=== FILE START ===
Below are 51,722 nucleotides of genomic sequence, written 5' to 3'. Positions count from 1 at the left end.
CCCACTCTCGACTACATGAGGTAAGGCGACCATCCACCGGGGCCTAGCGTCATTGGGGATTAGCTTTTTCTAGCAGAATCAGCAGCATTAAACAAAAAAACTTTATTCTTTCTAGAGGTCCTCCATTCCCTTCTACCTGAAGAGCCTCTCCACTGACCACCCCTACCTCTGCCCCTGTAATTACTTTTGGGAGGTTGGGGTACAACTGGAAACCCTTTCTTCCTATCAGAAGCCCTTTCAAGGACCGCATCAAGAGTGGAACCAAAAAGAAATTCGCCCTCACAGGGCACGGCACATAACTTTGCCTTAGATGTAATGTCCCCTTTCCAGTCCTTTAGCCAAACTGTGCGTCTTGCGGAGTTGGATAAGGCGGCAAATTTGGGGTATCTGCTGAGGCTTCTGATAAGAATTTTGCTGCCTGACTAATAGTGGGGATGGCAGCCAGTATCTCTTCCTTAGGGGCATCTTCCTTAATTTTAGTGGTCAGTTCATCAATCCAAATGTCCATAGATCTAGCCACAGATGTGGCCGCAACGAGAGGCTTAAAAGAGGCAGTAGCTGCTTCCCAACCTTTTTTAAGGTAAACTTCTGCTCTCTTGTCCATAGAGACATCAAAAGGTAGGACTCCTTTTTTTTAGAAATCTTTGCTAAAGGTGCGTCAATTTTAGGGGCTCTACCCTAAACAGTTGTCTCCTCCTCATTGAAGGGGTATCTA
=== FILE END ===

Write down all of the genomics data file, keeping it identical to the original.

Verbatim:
Below are 51,722 nucleotides of genomic sequence, written 5' to 3'. Positions count from 1 at the left end.
CCCACTCTCGACTACATGAGGTAAGGCGACCATCCACCGGGGCCTAGCGTCATTGGGGATTAGCTTTTTCTAGCAGAATCAGCAGCATTAAACAAAAAAACTTTATTCTTTCTAGAGGTCCTCCATTCCCTTCTACCTGAAGAGCCTCTCCACTGACCACCCCTACCTCTGCCCCTGTAATTACTTTTGGGAGGTTGGGGTACAACTGGAAACCCTTTCTTCCTATCAGAAGCCCTTTCAAGGACCGCATCAAGAGTGGAACCAAAAAGAAATTCGCCCTCACAGGGCACGGCACATAACTTTGCCTTAGATGTAATGTCCCCTTTCCAGTCCTTTAGCCAAACTGTGCGTCTTGCGGAGTTGGATAAGGCGGCAAATTTGGGGTATCTGCTGAGGCTTCTGATAAGAATTTTGCTGCCTGACTAATAGTGGGGATGGCAGCCAGTATCTCTTCCTTAGGGGCATCTTCCTTAATTTTAGTGGTCAGTTCATCAATCCAAATGTCCATAGATCTAGCCACAGATGTGGCCGCAACGAGAGGCTTAAAAGAGGCAGTAGCTGCTTCCCAACCTTTTTTAAGGTAAACTTCTGCTCTCTTGTCCATAGAGACATCAAAAGGTAGGACTCCTTTTTTTTAGAAATCTTTGCTAAAGGTGCGTCAATTTTAGGGGCTCTACCCTAAACAGTTGTCTCCTCCTCATTGAAGGGGTATCTA